Not all information is created equal
Saving all your data all the time is not always smart. The Naked CIO explains how to turn your organisation's information into knowledge.
Over the last few years the amount of my annual budget that deals with data and the management of this colossal aspect of every business has increased significantly. The ability to apply tools to analyse data is now not a luxury for a company but a necessity.
The thirst for data has also increased. Any piece of what appears to be insignificant data must now be stored in databases just in case a company might want to someday use it for one reason or another.
The biggest problem with data is that it is becoming more important than the ability for it to mean something. What I am referring to is the difference between knowledge and information and the significance of knowing why data is important rather than just believing it could be.
As we purchase more and more applications and hardware to support this data obsession, we can no longer see the woods through the proverbial trees.
My complaint is that little or no thought is put into the meaning and relevance of data as justification of whether we should store it within the data model of an organisation.
This is irresponsible and also creates other problems in terms of how that data relates to the rest of the organisation's data franchise.
Additionally, volume and manageability become significant issues for applications and analysis. Performance, knowledge and effectiveness are inevitably impacted by needless hording of non-relevant data that becomes an IT issue when it does not work as departments want it to.
The complexity of business intelligence environments that create dimensional cubes is compromised and enterprise data warehouse models become extraordinarily bulky because of the old 'what if I need it' mentality.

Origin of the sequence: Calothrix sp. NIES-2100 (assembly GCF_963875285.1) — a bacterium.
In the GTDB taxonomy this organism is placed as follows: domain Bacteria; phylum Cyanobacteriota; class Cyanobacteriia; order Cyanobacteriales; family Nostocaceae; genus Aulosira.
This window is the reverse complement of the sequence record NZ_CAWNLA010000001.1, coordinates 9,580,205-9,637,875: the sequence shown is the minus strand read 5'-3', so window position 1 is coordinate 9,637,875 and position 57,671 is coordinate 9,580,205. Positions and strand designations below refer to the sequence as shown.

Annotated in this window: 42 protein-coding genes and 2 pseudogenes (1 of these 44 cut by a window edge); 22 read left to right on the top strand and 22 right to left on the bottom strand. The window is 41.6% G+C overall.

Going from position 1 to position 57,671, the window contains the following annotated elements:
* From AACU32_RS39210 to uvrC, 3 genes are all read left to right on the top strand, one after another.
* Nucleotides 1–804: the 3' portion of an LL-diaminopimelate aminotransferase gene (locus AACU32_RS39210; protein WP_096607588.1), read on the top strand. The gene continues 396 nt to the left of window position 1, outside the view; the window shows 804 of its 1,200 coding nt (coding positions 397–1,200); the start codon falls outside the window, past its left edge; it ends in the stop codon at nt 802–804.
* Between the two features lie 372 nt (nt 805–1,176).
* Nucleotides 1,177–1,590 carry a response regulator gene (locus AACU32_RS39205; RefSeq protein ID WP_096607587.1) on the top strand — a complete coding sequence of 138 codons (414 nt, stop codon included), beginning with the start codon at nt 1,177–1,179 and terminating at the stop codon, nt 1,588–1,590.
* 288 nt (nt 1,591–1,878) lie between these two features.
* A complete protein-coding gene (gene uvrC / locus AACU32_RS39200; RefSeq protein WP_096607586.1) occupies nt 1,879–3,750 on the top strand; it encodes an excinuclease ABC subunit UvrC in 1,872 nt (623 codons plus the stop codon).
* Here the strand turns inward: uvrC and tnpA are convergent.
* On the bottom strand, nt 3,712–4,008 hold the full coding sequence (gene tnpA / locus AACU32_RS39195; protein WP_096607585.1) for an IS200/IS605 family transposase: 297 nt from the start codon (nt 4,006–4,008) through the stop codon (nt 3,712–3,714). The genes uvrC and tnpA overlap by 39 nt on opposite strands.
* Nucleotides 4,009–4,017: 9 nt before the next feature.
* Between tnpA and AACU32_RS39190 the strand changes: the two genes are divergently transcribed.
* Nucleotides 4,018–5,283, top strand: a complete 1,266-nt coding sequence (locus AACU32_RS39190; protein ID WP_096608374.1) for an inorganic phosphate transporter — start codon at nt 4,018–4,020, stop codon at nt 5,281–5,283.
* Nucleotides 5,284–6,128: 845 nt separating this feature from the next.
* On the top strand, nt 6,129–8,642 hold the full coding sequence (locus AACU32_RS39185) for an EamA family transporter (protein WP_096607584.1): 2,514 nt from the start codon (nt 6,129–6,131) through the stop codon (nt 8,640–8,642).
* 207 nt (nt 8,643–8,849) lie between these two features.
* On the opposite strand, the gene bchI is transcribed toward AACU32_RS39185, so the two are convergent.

Business users believe these tools are so intuitive that it does not matter how much data exists or how ill-defined data relationships are - but this is the biggest mistake an organisation can make. Tools become exception-based or even worse they have no primary key and invariably impact the deliverable that the business expects. And once again the perceived blame is passed on to the IT arena.
As CIOs we need to coach our organisations to define and understand data first. Look at what it does and more importantly doesn't do. Deal with source-related inaccuracies as a basic founding principle and structure relationships between data that allow for the best decisions to be made.
In short turn the raw data in your organisation into meaningful and valuable knowledge - knowledge that can allow people to make informed decisions as opposed to regurgitate reports that only ever say what everyone already knows anyway.
We must also encourage people to be less concerned about the quantity of data and more concerned about the quality. I am strong believer that this is the most effective way to get the best out of your data systems and also out of the users that rely on it.
Fishing expeditions often end without a fish being caught.